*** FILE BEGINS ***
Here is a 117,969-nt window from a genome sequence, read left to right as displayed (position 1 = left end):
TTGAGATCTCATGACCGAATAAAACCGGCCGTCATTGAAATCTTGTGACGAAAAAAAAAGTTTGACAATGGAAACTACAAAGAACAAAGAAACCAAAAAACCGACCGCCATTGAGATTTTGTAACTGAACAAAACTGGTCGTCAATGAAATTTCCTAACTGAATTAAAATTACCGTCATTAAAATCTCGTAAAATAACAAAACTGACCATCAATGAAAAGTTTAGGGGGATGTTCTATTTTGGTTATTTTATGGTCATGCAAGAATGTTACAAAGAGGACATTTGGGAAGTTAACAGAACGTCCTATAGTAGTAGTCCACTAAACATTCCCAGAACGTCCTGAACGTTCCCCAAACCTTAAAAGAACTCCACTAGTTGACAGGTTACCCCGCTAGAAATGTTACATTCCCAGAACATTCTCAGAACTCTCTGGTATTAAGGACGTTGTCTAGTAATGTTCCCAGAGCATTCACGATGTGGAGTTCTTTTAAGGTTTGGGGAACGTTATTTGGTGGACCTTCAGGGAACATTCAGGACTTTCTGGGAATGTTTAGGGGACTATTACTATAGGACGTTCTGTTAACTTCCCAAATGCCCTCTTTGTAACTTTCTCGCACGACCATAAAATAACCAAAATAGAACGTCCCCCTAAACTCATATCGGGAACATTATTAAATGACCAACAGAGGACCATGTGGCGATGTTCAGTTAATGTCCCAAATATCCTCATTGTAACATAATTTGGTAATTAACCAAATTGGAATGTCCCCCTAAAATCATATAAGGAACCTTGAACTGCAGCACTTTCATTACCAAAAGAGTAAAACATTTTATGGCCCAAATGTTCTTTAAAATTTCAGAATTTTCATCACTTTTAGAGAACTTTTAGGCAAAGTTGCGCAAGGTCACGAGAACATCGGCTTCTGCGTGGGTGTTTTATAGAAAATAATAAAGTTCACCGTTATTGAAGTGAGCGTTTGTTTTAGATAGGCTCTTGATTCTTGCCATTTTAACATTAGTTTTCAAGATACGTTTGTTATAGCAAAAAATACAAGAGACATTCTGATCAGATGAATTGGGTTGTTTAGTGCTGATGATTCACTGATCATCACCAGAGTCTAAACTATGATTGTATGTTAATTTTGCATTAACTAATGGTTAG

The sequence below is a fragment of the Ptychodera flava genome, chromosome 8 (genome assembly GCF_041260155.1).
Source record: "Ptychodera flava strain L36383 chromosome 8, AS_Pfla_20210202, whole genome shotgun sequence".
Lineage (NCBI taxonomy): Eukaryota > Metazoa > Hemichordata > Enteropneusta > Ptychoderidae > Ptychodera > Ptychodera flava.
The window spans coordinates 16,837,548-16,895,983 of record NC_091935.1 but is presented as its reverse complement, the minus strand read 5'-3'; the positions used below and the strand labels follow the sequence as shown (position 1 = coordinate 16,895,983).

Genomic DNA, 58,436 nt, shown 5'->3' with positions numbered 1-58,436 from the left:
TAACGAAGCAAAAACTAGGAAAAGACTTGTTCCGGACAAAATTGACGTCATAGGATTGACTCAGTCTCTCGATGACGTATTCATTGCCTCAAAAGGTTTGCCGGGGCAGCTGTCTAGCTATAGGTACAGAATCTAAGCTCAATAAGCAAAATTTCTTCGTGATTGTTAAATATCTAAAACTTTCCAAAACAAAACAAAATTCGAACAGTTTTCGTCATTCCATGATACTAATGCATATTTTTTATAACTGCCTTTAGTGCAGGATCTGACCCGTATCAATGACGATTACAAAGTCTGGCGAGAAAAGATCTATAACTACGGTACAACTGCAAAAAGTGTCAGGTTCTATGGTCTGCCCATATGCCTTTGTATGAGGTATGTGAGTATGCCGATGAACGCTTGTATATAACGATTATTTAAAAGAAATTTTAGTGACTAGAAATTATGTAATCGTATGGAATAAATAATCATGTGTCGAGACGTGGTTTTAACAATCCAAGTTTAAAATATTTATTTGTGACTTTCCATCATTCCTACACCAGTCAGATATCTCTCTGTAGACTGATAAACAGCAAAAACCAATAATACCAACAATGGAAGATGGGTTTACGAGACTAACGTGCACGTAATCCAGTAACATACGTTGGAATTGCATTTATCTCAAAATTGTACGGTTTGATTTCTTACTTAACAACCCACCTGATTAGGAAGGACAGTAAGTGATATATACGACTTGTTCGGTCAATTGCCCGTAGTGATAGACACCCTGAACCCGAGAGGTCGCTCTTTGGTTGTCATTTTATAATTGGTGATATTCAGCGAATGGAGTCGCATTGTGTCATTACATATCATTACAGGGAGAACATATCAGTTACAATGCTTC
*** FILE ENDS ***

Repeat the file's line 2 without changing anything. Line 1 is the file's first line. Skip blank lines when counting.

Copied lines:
TTGAGATCTCATGACCGAATAAAACCGGCCGTCATTGAAATCTTGTGACGAAAAAAAAAGTTTGACAATGGAAACTACAAAGAACAAAGAAACCAAAAAACCGACCGCCATTGAGATTTTGTAACTGAACAAAACTGGTCGTCAATGAAATTTCCTAACTGAATTAAAATTACCGTCATTAAAATCTCGTAAAATAACAAAACTGACCATCAATGAAAAGTTTAGGGGGATGTTCTATTTTGGTTATTTTATGGTCATGCAAGAATGTTACAAAGAGGACATTTGGGAAGTTAACAGAACGTCCTATAGTAGTAGTCCACTAAACATTCCCAGAACGTCCTGAACGTTCCCCAAACCTTAAAAGAACTCCACTAGTTGACAGGTTACCCCGCTAGAAATGTTACATTCCCAGAACATTCTCAGAACTCTCTGGTATTAAGGACGTTGTCTAGTAATGTTCCCAGAGCATTCACGATGTGGAGTTCTTTTAAGGTTTGGGGAACGTTATTTGGTGGACCTTCAGGGAACATTCAGGACTTTCTGGGAATGTTTAGGGGACTATTACTATAGGACGTTCTGTTAACTTCCCAAATGCCCTCTTTGTAACTTTCTCGCACGACCATAAAATAACCAAAATAGAACGTCCCCCTAAACTCATATCGGGAACATTATTAAATGACCAACAGAGGACCATGTGGCGATGTTCAGTTAATGTCCCAAATATCCTCATTGTAACATAATTTGGTAATTAACCAAATTGGAATGTCCCCCTAAAATCATATAAGGAACCTTGAACTGCAGCACTTTCATTACCAAAAGAGTAAAACATTTTATGGCCCAAATGTTCTTTAAAATTTCAGAATTTTCATCACTTTTAGAGAACTTTTAGGCAAAGTTGCGCAAGGTCACGAGAACATCGGCTTCTGCGTGGGTGTTTTATAGAAAATAATAAAGTTCACCGTTATTGAAGTGAGCGTTTGTTTTAGATAGGCTCTTGATTCTTGCCATTTTAACATTAGTTTTCAAGATACGTTTGTTATAGCAAAAAATACAAGAGACATTCTGATCAGATGAATTGGGTTGTTTAGTGCTGATGATTCACTGATCATCACCAGAGTCTAAACTATGATTGTATGTTAATTTTGCATTAACTAATGGTTAG